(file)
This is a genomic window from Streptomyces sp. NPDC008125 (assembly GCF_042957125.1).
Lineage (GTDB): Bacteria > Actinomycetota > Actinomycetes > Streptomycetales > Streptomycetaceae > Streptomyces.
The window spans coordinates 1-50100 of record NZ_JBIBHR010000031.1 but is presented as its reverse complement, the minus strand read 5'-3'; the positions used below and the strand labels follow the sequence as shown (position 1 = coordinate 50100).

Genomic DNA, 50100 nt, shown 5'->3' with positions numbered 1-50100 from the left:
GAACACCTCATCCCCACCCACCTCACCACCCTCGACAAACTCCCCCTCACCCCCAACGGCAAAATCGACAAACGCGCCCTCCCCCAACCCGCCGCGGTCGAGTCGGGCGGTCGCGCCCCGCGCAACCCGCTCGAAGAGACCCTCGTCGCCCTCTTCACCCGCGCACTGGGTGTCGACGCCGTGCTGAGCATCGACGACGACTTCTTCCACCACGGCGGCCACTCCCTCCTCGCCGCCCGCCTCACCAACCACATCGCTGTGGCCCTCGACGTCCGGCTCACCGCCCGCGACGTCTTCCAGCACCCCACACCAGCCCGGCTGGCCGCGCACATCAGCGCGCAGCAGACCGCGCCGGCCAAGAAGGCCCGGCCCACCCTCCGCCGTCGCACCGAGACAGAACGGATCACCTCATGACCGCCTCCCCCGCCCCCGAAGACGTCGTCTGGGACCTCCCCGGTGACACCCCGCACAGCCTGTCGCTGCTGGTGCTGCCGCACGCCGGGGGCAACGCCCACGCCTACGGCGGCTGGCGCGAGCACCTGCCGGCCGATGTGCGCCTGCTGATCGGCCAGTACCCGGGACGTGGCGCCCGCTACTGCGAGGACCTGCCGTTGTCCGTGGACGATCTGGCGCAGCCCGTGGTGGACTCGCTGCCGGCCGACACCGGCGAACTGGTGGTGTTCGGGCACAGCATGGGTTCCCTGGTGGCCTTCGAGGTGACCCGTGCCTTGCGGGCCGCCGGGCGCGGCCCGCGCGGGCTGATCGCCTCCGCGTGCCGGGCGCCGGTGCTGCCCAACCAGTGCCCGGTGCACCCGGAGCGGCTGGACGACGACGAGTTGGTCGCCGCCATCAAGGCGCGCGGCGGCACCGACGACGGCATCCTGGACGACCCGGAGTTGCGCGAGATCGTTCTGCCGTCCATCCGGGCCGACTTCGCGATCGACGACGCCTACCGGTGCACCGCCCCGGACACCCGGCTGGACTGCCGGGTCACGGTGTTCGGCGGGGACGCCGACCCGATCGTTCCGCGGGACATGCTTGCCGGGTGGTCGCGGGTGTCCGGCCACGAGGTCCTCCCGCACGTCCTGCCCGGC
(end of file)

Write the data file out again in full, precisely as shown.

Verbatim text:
This is a genomic window from Streptomyces sp. NPDC008125 (assembly GCF_042957125.1).
Lineage (GTDB): Bacteria > Actinomycetota > Actinomycetes > Streptomycetales > Streptomycetaceae > Streptomyces.
The window spans coordinates 1-50100 of record NZ_JBIBHR010000031.1 but is presented as its reverse complement, the minus strand read 5'-3'; the positions used below and the strand labels follow the sequence as shown (position 1 = coordinate 50100).

Genomic DNA, 50100 nt, shown 5'->3' with positions numbered 1-50100 from the left:
GAACACCTCATCCCCACCCACCTCACCACCCTCGACAAACTCCCCCTCACCCCCAACGGCAAAATCGACAAACGCGCCCTCCCCCAACCCGCCGCGGTCGAGTCGGGCGGTCGCGCCCCGCGCAACCCGCTCGAAGAGACCCTCGTCGCCCTCTTCACCCGCGCACTGGGTGTCGACGCCGTGCTGAGCATCGACGACGACTTCTTCCACCACGGCGGCCACTCCCTCCTCGCCGCCCGCCTCACCAACCACATCGCTGTGGCCCTCGACGTCCGGCTCACCGCCCGCGACGTCTTCCAGCACCCCACACCAGCCCGGCTGGCCGCGCACATCAGCGCGCAGCAGACCGCGCCGGCCAAGAAGGCCCGGCCCACCCTCCGCCGTCGCACCGAGACAGAACGGATCACCTCATGACCGCCTCCCCCGCCCCCGAAGACGTCGTCTGGGACCTCCCCGGTGACACCCCGCACAGCCTGTCGCTGCTGGTGCTGCCGCACGCCGGGGGCAACGCCCACGCCTACGGCGGCTGGCGCGAGCACCTGCCGGCCGATGTGCGCCTGCTGATCGGCCAGTACCCGGGACGTGGCGCCCGCTACTGCGAGGACCTGCCGTTGTCCGTGGACGATCTGGCGCAGCCCGTGGTGGACTCGCTGCCGGCCGACACCGGCGAACTGGTGGTGTTCGGGCACAGCATGGGTTCCCTGGTGGCCTTCGAGGTGACCCGTGCCTTGCGGGCCGCCGGGCGCGGCCCGCGCGGGCTGATCGCCTCCGCGTGCCGGGCGCCGGTGCTGCCCAACCAGTGCCCGGTGCACCCGGAGCGGCTGGACGACGACGAGTTGGTCGCCGCCATCAAGGCGCGCGGCGGCACCGACGACGGCATCCTGGACGACCCGGAGTTGCGCGAGATCGTTCTGCCGTCCATCCGGGCCGACTTCGCGATCGACGACGCCTACCGGTGCACCGCCCCGGACACCCGGCTGGACTGCCGGGTCACGGTGTTCGGCGGGGACGCCGACCCGATCGTTCCGCGGGACATGCTTGCCGGGTGGTCGCGGGTGTCCGGCCACGAGGTCCTCCCGCACGTCCTGCCCGGC